Article by Brian Sewell
For the Opera there one must always plan ahead or stay in the very best hotels and offer the desk clerks quite outrageous tips, but for operetta one need do neither – it is always on, it seems, seats are always to be had, and the production is original, authentic and exactly as it was on the first night in 1893, 1910 or 1934, in the sense that costumes, scenery and the production have survived a century unchanged, dusty and bedraggled, stilted and stagey, a hackneyed ritual. The performance is utterly predictable to an ancient audience of crones and dotards who, when the overture begins, take it as the signal to subside into the most uncomfortable attitudes of sleep, and all around him the casual visitor is as much aware of stertorous breathing in the stalls as of song from the stage and music from the pit; he leaves the theatre as though departing from the Vale of Lethe, convinced that in Vienna operetta is as dead as were the Savoy Operas of Gilbert and Sullivan until the English National Opera sank its teeth in The Mikado.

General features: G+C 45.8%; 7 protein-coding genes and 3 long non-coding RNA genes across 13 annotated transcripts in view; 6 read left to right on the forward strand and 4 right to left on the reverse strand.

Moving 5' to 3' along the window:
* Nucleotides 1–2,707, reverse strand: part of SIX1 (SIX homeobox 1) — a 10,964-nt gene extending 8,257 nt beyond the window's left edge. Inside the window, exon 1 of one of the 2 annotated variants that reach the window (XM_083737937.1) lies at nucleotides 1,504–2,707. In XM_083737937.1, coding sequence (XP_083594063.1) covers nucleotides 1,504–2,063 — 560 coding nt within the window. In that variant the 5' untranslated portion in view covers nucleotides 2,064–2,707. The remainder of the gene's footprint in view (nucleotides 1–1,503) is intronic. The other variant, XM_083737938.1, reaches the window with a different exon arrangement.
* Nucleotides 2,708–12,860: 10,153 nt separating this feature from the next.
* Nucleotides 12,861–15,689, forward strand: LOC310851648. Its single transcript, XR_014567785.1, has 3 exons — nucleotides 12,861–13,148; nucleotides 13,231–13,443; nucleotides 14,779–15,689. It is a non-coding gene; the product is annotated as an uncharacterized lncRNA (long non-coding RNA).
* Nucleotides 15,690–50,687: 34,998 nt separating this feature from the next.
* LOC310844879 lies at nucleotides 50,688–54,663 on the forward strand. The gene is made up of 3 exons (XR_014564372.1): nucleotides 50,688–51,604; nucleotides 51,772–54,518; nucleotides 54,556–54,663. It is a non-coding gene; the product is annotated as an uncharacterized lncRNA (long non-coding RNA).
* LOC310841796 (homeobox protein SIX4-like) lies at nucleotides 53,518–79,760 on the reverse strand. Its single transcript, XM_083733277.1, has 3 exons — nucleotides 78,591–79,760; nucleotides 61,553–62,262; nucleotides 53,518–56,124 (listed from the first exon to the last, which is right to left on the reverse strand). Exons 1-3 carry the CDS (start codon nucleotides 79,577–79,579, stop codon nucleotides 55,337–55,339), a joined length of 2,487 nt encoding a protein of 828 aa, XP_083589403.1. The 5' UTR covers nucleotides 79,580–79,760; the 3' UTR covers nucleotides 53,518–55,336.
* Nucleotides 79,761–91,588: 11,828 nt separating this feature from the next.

Thus it was when I first drove into Vienna in 1964, a careless but enquiring young man in a white Daimler drop-head coupé, and thus it has been ever since. Thus are mingled with memories of Lippizaner horses in nearby Alpine meadows and of great paintings in the Kunsthistorisches Museum, recollections of faded performances of operettas by composers of whom I knew nothing before and have heard nothing since; thus it was even in the bitter winter of 1991 when the city mourned the death of Mozart two centuries before, for not even in memory of Mozart on the very day of his departure, did operetta go into abeyance. In Vienna perpetuum mobile is operetta.